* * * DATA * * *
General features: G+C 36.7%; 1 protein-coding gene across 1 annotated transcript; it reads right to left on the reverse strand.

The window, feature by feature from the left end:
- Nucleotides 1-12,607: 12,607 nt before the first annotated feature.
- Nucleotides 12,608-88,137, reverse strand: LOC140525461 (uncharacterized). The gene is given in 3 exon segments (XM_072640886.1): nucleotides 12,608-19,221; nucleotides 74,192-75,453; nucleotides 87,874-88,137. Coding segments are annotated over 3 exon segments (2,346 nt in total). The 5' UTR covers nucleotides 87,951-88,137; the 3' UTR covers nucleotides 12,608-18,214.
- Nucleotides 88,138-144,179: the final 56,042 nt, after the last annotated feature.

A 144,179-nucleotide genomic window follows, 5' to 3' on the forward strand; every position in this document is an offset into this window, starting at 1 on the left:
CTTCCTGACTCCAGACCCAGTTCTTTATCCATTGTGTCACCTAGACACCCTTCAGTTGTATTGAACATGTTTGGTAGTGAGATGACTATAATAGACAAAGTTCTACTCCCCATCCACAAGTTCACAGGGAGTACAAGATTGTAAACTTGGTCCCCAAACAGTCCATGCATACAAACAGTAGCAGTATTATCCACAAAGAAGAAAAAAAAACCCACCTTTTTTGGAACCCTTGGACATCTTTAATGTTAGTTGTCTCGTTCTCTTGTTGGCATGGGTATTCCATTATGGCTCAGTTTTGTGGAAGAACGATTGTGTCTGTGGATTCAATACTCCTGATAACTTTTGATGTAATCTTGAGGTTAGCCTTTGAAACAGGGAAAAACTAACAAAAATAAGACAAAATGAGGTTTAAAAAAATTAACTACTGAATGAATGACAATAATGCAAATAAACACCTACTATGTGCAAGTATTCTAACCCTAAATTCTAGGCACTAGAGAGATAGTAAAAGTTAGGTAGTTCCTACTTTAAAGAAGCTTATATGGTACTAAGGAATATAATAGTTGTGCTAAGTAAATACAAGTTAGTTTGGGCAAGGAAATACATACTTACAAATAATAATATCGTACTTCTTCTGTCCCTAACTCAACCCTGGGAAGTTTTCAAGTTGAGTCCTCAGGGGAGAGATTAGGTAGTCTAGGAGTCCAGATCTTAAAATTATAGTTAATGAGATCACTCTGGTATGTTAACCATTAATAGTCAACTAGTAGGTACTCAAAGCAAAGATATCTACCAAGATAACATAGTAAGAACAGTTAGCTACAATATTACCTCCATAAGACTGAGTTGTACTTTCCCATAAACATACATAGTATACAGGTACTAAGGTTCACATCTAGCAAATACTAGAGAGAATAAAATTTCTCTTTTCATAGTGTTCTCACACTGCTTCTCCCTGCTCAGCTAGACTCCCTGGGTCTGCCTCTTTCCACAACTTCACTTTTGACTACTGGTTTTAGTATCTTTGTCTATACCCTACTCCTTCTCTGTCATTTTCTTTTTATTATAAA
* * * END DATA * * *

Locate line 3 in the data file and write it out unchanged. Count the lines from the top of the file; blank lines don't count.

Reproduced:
- Nucleotides 1-12,607: 12,607 nt before the first annotated feature.